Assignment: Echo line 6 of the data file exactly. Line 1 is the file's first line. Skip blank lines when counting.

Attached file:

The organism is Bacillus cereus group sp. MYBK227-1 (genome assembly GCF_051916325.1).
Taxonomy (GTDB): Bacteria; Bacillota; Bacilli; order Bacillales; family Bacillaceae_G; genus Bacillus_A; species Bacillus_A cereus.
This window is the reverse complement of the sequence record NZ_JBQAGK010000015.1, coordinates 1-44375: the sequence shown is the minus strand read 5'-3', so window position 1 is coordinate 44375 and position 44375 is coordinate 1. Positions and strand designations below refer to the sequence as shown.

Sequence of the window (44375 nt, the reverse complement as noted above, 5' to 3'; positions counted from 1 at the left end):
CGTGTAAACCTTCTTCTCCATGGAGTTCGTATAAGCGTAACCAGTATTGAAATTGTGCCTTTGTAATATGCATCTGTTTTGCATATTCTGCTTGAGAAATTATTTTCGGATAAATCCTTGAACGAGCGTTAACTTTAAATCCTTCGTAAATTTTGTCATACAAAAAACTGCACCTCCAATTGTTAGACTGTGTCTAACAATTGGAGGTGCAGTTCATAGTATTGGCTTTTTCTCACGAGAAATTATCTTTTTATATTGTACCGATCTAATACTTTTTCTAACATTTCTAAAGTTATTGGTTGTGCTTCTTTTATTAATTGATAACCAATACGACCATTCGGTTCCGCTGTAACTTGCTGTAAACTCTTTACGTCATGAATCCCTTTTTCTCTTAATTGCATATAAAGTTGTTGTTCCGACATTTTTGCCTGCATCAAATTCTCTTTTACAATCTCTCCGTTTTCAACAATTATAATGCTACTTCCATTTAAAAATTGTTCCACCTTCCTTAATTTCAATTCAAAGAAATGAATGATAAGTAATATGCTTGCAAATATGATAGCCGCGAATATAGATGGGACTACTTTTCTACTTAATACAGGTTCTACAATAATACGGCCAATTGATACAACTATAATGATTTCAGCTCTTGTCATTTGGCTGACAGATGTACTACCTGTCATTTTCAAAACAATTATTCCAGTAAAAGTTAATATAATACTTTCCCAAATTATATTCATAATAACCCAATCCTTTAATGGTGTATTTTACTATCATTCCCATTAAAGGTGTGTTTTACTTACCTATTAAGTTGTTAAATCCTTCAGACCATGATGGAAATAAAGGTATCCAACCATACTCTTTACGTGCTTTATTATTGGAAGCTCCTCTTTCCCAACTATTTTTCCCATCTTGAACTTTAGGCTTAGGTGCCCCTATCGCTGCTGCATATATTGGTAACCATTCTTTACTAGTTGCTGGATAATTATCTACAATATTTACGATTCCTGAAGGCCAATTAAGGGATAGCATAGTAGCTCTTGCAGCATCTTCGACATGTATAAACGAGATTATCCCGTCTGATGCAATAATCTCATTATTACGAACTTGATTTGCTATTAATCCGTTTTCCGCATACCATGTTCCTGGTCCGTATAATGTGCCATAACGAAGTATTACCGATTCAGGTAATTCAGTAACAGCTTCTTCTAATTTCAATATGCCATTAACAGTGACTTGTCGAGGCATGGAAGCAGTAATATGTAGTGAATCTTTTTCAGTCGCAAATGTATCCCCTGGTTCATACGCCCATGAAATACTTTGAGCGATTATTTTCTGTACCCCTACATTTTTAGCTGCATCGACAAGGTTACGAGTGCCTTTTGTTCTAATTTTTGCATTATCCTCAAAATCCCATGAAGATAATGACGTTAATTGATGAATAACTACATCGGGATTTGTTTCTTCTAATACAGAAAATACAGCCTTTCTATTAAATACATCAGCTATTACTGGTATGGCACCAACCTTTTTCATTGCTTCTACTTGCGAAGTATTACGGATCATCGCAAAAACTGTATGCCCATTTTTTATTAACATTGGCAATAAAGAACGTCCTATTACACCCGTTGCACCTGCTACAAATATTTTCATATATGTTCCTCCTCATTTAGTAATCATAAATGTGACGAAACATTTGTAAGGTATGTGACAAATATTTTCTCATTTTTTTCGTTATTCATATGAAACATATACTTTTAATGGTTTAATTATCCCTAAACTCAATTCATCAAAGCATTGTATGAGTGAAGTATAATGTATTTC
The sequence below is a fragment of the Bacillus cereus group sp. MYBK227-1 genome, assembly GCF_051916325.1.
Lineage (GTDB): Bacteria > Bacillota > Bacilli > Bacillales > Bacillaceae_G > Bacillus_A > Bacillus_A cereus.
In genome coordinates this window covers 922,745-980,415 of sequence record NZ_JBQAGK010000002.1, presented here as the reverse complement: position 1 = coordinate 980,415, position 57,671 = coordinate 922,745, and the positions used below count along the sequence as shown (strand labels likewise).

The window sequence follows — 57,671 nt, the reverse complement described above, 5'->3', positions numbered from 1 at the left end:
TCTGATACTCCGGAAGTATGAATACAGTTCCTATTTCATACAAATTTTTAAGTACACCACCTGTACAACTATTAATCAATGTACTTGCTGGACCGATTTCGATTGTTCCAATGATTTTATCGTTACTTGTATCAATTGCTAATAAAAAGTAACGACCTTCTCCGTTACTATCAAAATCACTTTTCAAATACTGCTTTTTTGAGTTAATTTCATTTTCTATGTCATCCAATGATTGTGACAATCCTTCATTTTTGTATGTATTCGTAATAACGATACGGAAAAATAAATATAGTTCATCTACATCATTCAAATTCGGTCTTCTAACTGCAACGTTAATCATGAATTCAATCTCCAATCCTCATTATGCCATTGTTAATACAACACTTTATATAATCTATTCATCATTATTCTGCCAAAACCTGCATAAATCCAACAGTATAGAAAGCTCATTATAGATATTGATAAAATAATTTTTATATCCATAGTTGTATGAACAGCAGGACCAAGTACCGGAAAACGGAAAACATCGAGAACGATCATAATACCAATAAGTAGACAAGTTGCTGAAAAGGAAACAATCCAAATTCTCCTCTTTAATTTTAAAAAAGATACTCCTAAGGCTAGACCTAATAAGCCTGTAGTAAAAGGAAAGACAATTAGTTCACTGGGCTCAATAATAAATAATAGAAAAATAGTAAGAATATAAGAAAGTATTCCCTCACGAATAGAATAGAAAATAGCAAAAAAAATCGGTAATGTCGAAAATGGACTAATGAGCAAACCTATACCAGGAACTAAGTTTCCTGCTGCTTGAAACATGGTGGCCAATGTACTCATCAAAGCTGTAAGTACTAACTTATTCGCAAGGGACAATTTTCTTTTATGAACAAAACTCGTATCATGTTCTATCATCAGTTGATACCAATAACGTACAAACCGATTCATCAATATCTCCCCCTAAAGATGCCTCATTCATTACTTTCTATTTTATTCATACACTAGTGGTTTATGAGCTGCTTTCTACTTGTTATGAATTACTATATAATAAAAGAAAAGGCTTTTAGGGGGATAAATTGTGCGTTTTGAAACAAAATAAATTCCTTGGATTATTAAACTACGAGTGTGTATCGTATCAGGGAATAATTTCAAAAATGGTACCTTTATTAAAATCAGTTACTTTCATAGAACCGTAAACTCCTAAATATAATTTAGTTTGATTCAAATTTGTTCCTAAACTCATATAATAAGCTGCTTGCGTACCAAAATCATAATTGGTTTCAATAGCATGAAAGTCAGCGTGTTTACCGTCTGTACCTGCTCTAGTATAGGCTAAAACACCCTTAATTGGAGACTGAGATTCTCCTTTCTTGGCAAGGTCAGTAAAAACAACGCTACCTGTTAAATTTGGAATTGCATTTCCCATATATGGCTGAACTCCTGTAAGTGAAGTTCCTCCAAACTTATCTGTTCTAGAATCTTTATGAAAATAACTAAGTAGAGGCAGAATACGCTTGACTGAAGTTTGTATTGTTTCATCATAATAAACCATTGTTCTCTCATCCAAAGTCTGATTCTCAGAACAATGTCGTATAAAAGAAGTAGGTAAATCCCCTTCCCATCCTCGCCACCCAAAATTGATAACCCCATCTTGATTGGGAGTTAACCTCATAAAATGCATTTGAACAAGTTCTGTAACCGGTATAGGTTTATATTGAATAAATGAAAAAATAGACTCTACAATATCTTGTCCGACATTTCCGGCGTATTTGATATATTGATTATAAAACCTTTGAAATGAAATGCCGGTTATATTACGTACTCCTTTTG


The sequence below is a fragment of the Bacillus cereus group sp. MYBK227-1 genome, assembly GCF_051916325.1.